For me, the announcement last week that Prince William will make the first official visit to Israel by a member of the Royal Family brought back a flood of memories of when his grandfather, the Duke of Edinburgh, made a private trip in 1994.
I was the JC’s correspondent based in Jerusalem when I was summoned — as were many British reporters — to an off-the-record briefing by the Foreign Press Association (FPA), a body that represents international journalists working in Israel.
There we were to be told by an official from Buckingham Palace about Prince Philip’s 24-hour flying visit.
The briefing did not go well, to put it mildly. Journalists from The Times, the Guardian,the Daily Telegraph andthe Independent, long accustomed to the rough and tumble of Israeli politics, horrified the official with questions about Prince Charles’s adultery with Camilla Parker-Bowles, which had recently come to light.
The journalists’ more deferential counterparts back in the UK would never ask such questions, she sternly told us.
We were treated to a litany of the protocols we would have to observe.
Questions were strictly not to be raised with Prince Philip about Charles and Camilla. Nor should there be questions about Philip’s sister, Princess George of Hanover, who was accompanying him on his visit and who rather unfortunately had been married to a Luftwaffe pilot.
All the British hacks, to my amusement, left the briefing kicking and sulking.
We had a saying in those days — “You know you’ve been in Israel too long when…” — and it felt appropriate here: I had just witnessed the Israelification of a large chunk of the British press.
But what was Prince Philip doing in Israel in the first place? The answer lay in the dark days of the Second World War and the heroic, wholly unexpected actions of his late mother, Princess Alice of Greece.
In 1943, she made a life-changing and potentially life-threatening decision: to take a Greek Jewish woman, Rachel Cohen, and two of her five children into the royal apartments to hide them from the Nazis. She sheltered them for a year until liberation.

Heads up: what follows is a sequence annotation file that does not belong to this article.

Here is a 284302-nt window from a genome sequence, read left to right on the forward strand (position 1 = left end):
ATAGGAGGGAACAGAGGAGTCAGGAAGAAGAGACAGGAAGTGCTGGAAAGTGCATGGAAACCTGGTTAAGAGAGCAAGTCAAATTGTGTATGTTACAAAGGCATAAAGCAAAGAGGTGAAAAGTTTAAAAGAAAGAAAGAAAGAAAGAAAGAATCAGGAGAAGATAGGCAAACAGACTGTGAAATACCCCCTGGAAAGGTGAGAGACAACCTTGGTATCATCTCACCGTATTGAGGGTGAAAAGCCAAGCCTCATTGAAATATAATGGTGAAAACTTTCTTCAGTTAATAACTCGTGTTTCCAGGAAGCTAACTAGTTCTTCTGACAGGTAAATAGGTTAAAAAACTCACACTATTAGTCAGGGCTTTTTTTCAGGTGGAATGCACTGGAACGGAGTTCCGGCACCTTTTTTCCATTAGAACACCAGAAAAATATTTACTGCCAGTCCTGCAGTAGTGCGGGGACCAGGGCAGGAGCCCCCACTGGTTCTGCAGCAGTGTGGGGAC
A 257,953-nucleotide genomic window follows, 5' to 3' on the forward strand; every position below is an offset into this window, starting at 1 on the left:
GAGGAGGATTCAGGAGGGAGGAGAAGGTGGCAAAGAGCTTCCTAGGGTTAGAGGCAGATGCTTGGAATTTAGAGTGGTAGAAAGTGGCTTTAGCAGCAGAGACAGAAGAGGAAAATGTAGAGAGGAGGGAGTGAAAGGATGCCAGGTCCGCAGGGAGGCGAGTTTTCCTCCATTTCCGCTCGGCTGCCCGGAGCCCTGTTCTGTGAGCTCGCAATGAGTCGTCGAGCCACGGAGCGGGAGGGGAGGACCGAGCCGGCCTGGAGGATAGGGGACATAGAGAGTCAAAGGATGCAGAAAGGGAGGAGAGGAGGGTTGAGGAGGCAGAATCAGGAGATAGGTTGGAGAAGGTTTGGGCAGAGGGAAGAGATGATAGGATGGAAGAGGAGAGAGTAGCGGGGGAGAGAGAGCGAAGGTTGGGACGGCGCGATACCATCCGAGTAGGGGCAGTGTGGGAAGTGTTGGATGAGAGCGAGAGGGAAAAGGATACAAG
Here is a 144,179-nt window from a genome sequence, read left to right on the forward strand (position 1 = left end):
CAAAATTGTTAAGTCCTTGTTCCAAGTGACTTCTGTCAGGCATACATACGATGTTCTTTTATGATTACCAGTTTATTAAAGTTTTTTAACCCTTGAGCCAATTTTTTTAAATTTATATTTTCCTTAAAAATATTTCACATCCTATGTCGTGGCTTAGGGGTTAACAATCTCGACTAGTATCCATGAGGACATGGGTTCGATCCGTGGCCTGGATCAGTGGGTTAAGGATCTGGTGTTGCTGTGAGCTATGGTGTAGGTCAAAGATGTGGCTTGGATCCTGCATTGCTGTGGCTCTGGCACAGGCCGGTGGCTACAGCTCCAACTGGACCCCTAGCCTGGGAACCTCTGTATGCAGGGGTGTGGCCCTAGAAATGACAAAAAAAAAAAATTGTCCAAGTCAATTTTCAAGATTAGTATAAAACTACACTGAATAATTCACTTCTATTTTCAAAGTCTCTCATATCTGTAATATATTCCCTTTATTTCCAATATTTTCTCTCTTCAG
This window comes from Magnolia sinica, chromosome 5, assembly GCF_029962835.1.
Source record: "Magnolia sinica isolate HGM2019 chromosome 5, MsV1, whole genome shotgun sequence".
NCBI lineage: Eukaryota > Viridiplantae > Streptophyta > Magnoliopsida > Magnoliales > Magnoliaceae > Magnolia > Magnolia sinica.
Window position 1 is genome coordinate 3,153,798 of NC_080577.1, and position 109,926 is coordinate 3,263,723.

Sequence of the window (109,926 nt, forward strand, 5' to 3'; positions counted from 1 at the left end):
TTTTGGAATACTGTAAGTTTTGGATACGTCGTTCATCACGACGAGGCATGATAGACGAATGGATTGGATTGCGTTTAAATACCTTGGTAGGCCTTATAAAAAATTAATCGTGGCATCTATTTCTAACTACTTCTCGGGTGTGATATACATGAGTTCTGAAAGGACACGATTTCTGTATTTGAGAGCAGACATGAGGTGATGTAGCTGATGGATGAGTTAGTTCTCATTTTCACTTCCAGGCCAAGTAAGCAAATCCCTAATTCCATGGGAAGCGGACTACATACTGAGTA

For that action, Alice was to be honoured as Righteous Among the Nations by Yad Vashem. Prince Philip and his elder sister, Princess George of Hanover, were visiting Israel in 1994 to accept the award.
It was claimed Princess Alice suffered from severe mental health problems after the Second World War but, as she was profoundly deaf, she may very well have been misdiagnosed.
For the last 20 years of her life she lived as a nun whose dying wish was to be buried in Jerusalem.
She died in 1969 but burying her in the city did not prove possible until 1988, following prolonged negotiations between Israel and the Greek and Russian Orthodox Church authorities. Eventually her coffin was brought to the ornate onion-domed Russian Orthodox church of St Mary Magdalene on the Mount of Olives and interned in a space in the doorway of the church.
At her wish, she was laid to rest near the body of her aunt Elizabeth, cousin of the last Tsar of imperial Russia.
Advice from the Foreign Office had prevented Philip from attending that ceremony, meaning the 1994 visit was to be the first time he saw his mother’s new grave.
Her son, journalists were instructed, would arrive at the church with his sister, but only one reporter would be allowed inside to take notes on behalf of the rest of the press.
This pool arrangement is standard FPA practice for big press events; and it was none other than the Jewish Chronicle that would be the eyes and ears of the international journalists.
That was why I later found myself explaining the Russian Orthodox order of service to the Daily Mail’s hotshot foreign correspondent, Dame Ann Leslie, who flew out especially for the occasion.
I told a Haaretz reporter how Prince Philip walked through the church and the throngs of monks and nuns, characteristically with his hands behind his back.
“Did he show any emotion?” the reporter asked and I had to explain that in those days prior to Princess Diana’s death, no member of the Royal family showed emotion about anything.
The travelling circus then moved onto the Commonwealth War Graves cemetery at Ramle, where the “bad behaviour” of the British press really caught fire.
I remember journalists shouting questions towards Philip about the state of Charles and Diana’s marriage as he strode among the graves, pretending he couldn’t hear what was being said.
Those days of presumed deference are long over now but Prince William’s much-anticipated visit is likely to be just as tightly stage-managed by Kensington Palace and the Foreign Office.
How I would love to be there.